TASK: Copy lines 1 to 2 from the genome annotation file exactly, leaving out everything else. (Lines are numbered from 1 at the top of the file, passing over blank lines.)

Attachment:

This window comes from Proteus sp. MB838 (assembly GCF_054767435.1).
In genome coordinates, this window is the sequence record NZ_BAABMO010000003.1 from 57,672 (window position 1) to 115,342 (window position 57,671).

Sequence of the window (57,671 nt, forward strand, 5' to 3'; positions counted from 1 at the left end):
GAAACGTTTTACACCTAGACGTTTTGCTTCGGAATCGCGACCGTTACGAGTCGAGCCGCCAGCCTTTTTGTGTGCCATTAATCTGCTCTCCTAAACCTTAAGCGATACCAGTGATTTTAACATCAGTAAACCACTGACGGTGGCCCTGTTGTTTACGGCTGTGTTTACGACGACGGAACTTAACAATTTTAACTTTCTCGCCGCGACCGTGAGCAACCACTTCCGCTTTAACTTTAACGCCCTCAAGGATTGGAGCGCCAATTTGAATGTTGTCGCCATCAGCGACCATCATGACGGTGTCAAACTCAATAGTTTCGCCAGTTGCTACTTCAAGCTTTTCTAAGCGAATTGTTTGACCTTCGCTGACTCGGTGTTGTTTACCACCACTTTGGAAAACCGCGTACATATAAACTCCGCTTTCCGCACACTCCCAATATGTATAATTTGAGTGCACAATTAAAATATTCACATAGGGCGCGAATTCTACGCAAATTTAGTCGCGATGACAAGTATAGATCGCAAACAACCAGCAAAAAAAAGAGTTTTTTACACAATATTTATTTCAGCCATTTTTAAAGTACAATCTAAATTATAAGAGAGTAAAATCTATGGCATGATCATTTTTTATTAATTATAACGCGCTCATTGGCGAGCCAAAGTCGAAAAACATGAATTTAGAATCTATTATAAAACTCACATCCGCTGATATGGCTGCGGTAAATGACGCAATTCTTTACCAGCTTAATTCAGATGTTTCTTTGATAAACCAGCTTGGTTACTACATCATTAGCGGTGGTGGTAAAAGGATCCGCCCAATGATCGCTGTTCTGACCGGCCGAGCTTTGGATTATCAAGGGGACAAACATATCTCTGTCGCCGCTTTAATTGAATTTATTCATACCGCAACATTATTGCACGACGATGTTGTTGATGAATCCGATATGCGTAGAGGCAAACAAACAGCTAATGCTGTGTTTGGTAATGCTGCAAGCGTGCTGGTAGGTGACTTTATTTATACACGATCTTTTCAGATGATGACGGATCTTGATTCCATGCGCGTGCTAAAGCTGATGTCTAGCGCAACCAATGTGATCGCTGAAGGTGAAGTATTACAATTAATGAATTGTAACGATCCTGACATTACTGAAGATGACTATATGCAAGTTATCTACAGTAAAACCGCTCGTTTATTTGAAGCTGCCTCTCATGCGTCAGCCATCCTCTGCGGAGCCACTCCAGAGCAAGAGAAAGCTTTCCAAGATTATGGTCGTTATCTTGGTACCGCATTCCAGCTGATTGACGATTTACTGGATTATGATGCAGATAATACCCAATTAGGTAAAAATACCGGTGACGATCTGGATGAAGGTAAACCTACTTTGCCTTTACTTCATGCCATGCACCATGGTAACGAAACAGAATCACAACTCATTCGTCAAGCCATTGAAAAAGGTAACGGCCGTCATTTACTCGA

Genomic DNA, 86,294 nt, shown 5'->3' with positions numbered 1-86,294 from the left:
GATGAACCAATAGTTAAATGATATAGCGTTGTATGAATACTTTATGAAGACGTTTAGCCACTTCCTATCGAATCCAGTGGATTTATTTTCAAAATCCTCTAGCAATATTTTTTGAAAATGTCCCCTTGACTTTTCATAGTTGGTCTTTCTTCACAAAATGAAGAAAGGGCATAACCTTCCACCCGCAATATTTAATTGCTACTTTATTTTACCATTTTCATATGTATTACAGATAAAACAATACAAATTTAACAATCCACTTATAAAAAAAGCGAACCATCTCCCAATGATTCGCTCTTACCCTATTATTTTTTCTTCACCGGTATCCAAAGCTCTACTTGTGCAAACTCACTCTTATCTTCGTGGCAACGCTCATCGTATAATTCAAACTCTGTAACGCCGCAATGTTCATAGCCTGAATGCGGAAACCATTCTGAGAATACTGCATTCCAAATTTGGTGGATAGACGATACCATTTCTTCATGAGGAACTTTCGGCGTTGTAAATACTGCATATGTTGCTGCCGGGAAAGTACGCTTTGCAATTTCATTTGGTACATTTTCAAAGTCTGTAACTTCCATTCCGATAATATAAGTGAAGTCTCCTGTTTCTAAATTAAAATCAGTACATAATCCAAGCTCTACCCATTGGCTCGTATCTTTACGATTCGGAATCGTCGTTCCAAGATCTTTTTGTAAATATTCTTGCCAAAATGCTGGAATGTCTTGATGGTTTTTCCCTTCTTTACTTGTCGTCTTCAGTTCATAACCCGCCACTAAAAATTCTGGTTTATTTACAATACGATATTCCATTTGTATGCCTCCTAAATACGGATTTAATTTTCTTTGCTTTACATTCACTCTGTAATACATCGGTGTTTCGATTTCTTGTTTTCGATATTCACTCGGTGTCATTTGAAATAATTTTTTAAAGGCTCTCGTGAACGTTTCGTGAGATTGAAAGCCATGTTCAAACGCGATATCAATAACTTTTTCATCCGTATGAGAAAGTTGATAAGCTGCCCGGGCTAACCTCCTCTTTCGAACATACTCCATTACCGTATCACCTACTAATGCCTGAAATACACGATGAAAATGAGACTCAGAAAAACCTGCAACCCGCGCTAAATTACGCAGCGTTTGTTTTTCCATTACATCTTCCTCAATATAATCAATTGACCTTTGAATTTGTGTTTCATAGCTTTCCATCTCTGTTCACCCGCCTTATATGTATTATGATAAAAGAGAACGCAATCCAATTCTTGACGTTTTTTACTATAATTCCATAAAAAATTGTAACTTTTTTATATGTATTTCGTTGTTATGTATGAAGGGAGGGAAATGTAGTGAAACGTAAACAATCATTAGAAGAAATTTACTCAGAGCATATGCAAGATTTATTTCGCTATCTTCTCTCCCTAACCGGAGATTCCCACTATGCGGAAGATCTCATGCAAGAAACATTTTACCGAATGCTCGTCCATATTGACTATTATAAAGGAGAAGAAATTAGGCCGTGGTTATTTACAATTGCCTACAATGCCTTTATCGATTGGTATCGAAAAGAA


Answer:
This window comes from Proteus sp. MB838 (assembly GCF_054767435.1).
In genome coordinates, this window is the sequence record NZ_BAABMO010000003.1 from 57,672 (window position 1) to 115,342 (window position 57,671).